It’s finally close enough to lunchtime that it’s socially acceptable to order food, and you’re starving, and all morning you’ve been hankering for a grilled-cheese sandwich. And hey, lucky you, you also happen to know that there are roughly a zillion places within delivery distance of your office that make grilled-cheese sandwiches. The only question is, how do you pick one?
It’s an easier task for some people than for others. As Science of Us has previously explained, psychology research generally divides people into two different categories based on their decision-making style. On one hand, there are the “satisficers,” who stop mulling over their options as soon as they find one that meets all the necessary criteria. Cheddar cheese? Check. Option to add bacon? Check. Ordered. And on the other, there are “maximizers,” who go over all the possibilities, sometimes multiple times, until they’re absolutely positive they’ve landed on the very best one — the people who keep toggling back and forth between Seamless and Yelp to make sure the sandwich they’re considering is, in fact, the most delicious sandwich they could get.
On the whole, satisficers tend to be happier with their choices than maximizers — whether the decision in question is something as trivial as a lunch order or as life-altering as a career leap —largely because they don’t waste any time thinking about the options they discarded along the way. But according to a study recently published in the journal Personality and Social Psychology Bulletin, that’s not really the whole story.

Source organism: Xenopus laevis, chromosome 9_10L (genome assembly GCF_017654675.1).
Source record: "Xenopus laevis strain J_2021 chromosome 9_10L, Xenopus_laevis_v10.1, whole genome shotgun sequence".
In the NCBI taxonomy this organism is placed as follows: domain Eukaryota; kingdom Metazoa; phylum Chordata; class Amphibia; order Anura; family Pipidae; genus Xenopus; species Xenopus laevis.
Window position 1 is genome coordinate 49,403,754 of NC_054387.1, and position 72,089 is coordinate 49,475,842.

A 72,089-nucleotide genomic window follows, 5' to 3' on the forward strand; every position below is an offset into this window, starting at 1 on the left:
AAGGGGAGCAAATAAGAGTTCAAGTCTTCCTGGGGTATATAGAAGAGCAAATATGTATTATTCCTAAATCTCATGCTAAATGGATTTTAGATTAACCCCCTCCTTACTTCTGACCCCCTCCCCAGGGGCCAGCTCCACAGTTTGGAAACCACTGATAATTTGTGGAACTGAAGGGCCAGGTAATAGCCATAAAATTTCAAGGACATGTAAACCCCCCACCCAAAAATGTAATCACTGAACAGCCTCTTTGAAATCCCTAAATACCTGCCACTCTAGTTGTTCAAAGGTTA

Over a series of experiments, the researchers surveyed volunteers about their life satisfaction, propensity for self-reflection, and agreement with statements like “I have the highest standards for myself,” and asked them to report on their emotional state while running through a hypothetical decision-making scenario. Based on the results, the authors argued that people who qualify as maximizers can actually be further divided into two subcategories. Promotion-focused maximizers carefully weigh the benefits and drawbacks of each choice, searching for paths that are more heavily tilted toward the positive; assessment-focused maximizers, on the other hand, operate under the assumption that there’s one objectively best choice, period, and they have to carefully sift through all the available information to uncover it.
Members of this second group, the researchers wrote, shoulder the brunt of the anxiety associated with being a maximizer. “It’s okay to look through your options thoroughly, but what especially seems to produce frustration and regret when making decisions is reevaluating the same options over and over,” lead author Jeffrey Hughes, a social psychology researcher at the University of Waterloo in Canada, said in a statement. “Doing so invites you to keep thinking about all the options you had to leave behind, rather than enjoying the option that you chose in the end.” Once you’ve exhaustively researched all the grilled cheeses in a three-mile radius, in other words, you might as well commit to the one you got. Odds are it’ll be delicious.